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Applications of comparative genomic hybridisation in constitutional chromosome studies
  1. Claire J Breena,b,
  2. Lynn Bartona,
  3. Aiveen Careya,
  4. Adam Dunlopa,
  5. Mary Glancya,
  6. Keara Halla,
  7. Anne Marie Hegartya,
  8. M Tariq Khokhara,
  9. Monica Powera,
  10. Karen Ryana,
  11. Andrew J Greena,c,
  12. Raymond L Stallingsa,c
  1. aNational Centre for Medical Genetics, Our Lady’s Hospital for Sick Children, Crumlin, Dublin 12, Ireland, bChildren’s Medical and Research Foundation, Crumlin, Dublin 12, Ireland, cFaculty of Medicine, University College Dublin, Ireland
  1. Dr Stallings.


G band cytogenetic analysis often leads to the discovery of unbalanced karyotypes that require further characterisation by molecular cytogenetic studies. In particular, G band analysis usually does not show the chromosomal origin of small marker chromosomes or of a small amount of extra material detected on otherwise normal chromosomes. Comparative genomic hybridisation (CGH) is one of several molecular approaches that can be applied to ascertain the origin of extra chromosomal material. CGH is also capable of detecting loss of material and thus is also applicable to confirming or further characterising subtle deletions. We have used comparative genomic hybridisation to analyse 19 constitutional chromosome abnormalities detected by G band analysis, including seven deletions, five supernumerary marker chromosomes, two interstitial duplications, and five chromosomes presenting with abnormal terminal banding patterns. CGH was successful in elucidating the origin of extra chromosomal material in 10 out of 11 non-mosaic cases, and permitted further characterisation of all of the deletions that could be detected by GTG banding. CGH appears to be a useful adjunct tool for either confirming deletions or defining their breakpoints and for determining the origin of extra chromosomal material, even in cases where abnormalities are judged to be subtle. We discuss internal quality control measures, such as the mismatching of test and reference DNA in order to assess the quality of the competitive hybridisation effect on the X chromosome.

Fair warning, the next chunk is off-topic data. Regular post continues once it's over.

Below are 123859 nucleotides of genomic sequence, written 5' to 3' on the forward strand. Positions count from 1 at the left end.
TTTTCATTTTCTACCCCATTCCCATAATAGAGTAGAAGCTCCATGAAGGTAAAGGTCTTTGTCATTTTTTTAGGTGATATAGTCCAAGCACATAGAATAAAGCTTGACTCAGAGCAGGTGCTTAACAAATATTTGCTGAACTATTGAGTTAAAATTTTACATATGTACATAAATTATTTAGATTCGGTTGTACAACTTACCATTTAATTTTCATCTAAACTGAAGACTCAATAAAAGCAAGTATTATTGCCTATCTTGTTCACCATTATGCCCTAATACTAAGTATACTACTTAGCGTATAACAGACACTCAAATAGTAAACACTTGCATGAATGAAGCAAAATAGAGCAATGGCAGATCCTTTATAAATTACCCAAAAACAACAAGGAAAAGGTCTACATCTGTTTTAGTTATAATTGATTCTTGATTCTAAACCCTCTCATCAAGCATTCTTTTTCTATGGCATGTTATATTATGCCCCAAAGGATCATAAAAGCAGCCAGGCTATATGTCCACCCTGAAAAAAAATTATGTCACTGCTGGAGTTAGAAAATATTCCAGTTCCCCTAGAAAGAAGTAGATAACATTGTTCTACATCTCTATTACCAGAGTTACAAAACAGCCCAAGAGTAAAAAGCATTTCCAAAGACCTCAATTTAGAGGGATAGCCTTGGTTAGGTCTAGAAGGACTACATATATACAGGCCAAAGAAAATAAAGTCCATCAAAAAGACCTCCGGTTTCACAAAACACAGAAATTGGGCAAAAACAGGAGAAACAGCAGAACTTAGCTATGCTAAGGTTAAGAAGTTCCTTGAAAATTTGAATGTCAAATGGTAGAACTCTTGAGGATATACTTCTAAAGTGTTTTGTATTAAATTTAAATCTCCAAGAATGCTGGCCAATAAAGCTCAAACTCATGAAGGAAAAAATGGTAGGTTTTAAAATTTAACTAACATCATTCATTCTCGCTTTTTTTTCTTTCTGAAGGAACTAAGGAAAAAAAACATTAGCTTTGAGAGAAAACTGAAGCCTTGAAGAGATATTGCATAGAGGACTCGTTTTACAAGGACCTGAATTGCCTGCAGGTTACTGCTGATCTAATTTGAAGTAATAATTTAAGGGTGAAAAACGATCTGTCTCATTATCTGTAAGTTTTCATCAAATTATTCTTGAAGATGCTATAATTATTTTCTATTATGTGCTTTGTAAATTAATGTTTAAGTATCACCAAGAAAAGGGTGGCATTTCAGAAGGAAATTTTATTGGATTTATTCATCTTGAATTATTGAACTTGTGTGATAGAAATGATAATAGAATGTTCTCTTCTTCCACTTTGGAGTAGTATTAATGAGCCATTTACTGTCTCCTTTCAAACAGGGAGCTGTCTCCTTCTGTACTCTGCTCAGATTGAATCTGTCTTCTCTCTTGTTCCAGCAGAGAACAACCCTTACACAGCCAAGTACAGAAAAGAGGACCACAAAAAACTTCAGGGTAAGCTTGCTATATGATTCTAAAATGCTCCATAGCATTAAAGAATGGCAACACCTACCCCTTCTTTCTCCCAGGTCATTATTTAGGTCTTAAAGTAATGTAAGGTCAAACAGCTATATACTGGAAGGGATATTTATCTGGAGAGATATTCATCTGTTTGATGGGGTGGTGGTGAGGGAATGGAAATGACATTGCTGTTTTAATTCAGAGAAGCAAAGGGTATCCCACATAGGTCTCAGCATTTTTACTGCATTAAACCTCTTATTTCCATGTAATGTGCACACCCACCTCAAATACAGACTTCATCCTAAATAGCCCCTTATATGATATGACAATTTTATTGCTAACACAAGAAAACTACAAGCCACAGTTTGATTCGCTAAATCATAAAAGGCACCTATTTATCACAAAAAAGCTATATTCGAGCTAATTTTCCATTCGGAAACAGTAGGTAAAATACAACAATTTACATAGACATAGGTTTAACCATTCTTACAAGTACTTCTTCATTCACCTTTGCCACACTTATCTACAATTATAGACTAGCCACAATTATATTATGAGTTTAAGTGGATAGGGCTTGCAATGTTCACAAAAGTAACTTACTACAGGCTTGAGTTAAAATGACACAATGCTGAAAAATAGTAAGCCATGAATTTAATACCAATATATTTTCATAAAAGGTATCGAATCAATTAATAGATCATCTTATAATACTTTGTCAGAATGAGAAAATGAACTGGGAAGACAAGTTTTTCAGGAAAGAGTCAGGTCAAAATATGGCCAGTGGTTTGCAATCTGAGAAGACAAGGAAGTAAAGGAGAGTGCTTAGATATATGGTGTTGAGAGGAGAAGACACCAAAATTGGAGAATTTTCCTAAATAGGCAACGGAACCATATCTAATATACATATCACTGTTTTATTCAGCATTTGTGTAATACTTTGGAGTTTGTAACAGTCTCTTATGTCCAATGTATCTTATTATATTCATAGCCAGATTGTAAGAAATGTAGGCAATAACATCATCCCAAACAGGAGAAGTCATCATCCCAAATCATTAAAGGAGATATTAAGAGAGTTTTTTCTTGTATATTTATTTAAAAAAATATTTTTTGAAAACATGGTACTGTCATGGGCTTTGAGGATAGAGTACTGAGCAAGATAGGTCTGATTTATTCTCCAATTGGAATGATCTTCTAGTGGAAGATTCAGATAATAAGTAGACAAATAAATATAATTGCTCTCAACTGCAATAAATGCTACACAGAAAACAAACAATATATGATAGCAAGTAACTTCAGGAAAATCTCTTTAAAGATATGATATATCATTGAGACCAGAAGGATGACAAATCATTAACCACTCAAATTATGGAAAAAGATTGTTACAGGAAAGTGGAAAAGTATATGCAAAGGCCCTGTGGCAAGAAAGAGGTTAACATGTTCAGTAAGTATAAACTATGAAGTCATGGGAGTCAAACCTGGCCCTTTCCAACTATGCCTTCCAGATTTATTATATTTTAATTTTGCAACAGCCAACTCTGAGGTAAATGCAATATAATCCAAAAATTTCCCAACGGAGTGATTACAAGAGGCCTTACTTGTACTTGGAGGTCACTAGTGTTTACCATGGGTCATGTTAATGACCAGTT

• comparative genomic hybridisation
  • constitutional chromosome studies

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